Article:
At the meeting, the program, an outline of Teaneck's school problems was given by President Sheffe of the Board, including a reference to the method used in determining the size and type of high school building planned.

Mr. Sheffe also presented the reasons for the selection of the present architect instead of holding a competition for the design expressing the view that Mr. Hacker is unusually well qualified for the assignment because he has recently completed three buildings for Teaneck and thus the Board has had ample opportunity to observe his work at first hand and determine his ability, experience and integrity.

Trustee Scholz presented the financial aspect of the situation in a way which gave his hearers a comprehensive idea of present and probable costs for out of town tuition compared with the expense of a local high school  This speaker pointed out that for the first year of operations a Teaneck High School will cost more than tuition fees, but over a five year period the average expense should be no more and may be less than would be paid out of town if accommodations were then available.

It was here pointed out that other towns cannot accommodate Teaneck's pupils much longer.  Hackensack stopped taking Teaneck Teaneck pupils some time ago, Englewood has served notice of its inability to accept pupils from Teaneck after 1929, and Leonia and Bogota high schools are crowded.  It was also stated that by providing for the junior high school grades in the high school building, congestion in the upper grades of the elementary schools will be relieved, thereby eliminating two building projects otherwise necessary, at a cost of about $100,000.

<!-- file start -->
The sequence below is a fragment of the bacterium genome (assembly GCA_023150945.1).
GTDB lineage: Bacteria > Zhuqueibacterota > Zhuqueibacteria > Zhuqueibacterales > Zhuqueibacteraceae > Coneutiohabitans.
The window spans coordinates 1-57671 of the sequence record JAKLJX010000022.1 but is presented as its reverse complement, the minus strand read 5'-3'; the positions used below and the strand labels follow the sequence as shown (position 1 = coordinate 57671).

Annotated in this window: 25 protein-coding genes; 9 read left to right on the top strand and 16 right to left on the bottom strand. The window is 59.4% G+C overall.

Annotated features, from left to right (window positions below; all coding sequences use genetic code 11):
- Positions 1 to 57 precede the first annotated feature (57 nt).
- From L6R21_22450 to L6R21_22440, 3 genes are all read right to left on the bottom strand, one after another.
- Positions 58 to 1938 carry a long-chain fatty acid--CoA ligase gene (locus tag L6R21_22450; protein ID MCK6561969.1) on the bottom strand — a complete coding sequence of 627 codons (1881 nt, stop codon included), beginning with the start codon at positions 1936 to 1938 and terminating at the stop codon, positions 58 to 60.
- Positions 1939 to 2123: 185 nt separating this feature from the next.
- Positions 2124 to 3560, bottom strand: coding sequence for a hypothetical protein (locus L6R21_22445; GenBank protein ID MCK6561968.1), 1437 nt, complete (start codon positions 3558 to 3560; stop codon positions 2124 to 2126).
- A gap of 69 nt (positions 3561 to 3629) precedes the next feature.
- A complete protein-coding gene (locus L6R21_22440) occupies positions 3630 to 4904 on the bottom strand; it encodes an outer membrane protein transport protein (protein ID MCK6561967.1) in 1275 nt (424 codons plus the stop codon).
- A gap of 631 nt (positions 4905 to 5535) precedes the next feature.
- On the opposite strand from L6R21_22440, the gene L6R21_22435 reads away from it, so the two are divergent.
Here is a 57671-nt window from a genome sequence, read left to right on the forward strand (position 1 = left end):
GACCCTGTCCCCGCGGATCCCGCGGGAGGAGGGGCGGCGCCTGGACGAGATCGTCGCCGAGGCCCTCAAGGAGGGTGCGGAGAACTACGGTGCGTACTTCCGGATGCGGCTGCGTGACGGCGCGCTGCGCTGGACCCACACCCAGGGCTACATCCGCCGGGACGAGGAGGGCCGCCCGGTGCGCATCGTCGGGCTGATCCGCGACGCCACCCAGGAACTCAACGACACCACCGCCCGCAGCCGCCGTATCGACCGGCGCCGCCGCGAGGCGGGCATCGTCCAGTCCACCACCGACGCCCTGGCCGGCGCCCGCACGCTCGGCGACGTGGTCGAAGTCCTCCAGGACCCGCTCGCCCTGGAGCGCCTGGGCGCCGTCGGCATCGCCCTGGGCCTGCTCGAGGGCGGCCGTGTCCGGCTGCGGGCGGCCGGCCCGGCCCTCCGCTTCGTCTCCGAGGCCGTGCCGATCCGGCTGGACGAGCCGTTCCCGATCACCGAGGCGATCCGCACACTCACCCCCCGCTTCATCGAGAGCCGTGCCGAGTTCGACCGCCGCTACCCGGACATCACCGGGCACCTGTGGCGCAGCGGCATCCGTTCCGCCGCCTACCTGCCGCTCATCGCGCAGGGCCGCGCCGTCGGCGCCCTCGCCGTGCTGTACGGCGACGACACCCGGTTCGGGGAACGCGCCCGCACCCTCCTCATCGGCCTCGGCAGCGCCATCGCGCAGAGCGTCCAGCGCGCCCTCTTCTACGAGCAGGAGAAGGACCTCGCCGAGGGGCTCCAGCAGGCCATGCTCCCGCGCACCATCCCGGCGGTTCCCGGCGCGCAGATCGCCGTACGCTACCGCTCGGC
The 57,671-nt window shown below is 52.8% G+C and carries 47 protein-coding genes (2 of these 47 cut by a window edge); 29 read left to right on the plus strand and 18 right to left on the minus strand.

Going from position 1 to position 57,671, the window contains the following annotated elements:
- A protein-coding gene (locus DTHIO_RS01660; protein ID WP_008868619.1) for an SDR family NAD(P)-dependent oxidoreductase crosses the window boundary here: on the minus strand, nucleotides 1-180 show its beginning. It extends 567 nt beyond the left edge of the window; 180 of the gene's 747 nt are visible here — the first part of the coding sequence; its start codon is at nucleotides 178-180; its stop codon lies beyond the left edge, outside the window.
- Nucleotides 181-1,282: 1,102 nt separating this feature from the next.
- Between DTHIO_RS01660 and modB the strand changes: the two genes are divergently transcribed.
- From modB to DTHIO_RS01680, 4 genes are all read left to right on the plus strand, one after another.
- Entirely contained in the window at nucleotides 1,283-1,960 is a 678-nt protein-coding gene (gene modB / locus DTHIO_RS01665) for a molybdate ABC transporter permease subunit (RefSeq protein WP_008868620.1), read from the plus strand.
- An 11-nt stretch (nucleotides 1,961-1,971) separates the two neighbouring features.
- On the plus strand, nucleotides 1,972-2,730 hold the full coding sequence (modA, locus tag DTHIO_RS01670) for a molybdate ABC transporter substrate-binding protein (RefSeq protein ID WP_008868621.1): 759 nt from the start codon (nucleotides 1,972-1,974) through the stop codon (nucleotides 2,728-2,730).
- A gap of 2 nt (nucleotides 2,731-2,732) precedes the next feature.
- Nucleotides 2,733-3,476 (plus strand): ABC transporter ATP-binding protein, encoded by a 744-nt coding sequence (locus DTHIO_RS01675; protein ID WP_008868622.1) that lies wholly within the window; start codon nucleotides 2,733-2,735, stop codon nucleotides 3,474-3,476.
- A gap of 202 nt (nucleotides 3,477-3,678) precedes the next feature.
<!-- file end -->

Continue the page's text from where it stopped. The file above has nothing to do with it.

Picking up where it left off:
the architect used stereopticon slides in describing the building and plans and showed an intimate knowledge of the many details of a modern high school.  Mr. hacker made a comparison buildings in North Jersey and his figures on the Teaneck High School building of costs on several recently constructed were considerably lower than any of the others on a per pupil cost basis.

Letters commending the excellence of the design were read at the meetings, one from Mr. White supervising principal of the Englewood School system, the other from Mr. Marlott, principal of the Hackensack High School.  Dr. Jackson, Assistant Commissioner of Education was quoted by permission as saying, "It is the finest high school plan I have ever seen and a building of which any town may be proud."

At the meeting in the Bogota section a citizen criticized the plan because of what he called non-essentials, referring to the domestic science room and the library which is also used for study hall purposes.

It was pointed out by the architect that these features are not omitted from any modern high school.